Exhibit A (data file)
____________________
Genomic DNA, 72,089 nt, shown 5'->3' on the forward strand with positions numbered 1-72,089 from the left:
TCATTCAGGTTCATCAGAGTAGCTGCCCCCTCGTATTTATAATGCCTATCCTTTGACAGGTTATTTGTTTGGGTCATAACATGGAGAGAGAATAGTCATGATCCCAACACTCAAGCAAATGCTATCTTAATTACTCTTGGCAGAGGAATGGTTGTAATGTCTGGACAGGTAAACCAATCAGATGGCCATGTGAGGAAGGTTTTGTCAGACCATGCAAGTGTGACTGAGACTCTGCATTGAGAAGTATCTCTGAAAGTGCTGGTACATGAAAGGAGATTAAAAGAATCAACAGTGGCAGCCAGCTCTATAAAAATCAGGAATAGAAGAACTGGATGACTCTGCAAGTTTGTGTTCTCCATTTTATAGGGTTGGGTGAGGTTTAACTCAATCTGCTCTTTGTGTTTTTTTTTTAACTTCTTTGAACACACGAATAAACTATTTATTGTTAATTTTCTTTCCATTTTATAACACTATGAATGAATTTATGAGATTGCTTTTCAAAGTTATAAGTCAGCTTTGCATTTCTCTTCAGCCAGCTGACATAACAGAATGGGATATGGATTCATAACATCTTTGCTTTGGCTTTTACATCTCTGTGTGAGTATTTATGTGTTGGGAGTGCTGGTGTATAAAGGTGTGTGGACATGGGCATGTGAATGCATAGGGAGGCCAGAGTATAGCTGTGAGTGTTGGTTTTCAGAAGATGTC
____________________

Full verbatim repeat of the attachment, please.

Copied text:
Genomic DNA, 72,089 nt, shown 5'->3' on the forward strand with positions numbered 1-72,089 from the left:
TCATTCAGGTTCATCAGAGTAGCTGCCCCCTCGTATTTATAATGCCTATCCTTTGACAGGTTATTTGTTTGGGTCATAACATGGAGAGAGAATAGTCATGATCCCAACACTCAAGCAAATGCTATCTTAATTACTCTTGGCAGAGGAATGGTTGTAATGTCTGGACAGGTAAACCAATCAGATGGCCATGTGAGGAAGGTTTTGTCAGACCATGCAAGTGTGACTGAGACTCTGCATTGAGAAGTATCTCTGAAAGTGCTGGTACATGAAAGGAGATTAAAAGAATCAACAGTGGCAGCCAGCTCTATAAAAATCAGGAATAGAAGAACTGGATGACTCTGCAAGTTTGTGTTCTCCATTTTATAGGGTTGGGTGAGGTTTAACTCAATCTGCTCTTTGTGTTTTTTTTTTAACTTCTTTGAACACACGAATAAACTATTTATTGTTAATTTTCTTTCCATTTTATAACACTATGAATGAATTTATGAGATTGCTTTTCAAAGTTATAAGTCAGCTTTGCATTTCTCTTCAGCCAGCTGACATAACAGAATGGGATATGGATTCATAACATCTTTGCTTTGGCTTTTACATCTCTGTGTGAGTATTTATGTGTTGGGAGTGCTGGTGTATAAAGGTGTGTGGACATGGGCATGTGAATGCATAGGGAGGCCAGAGTATAGCTGTGAGTGTTGGTTTTCAGAAGATGTC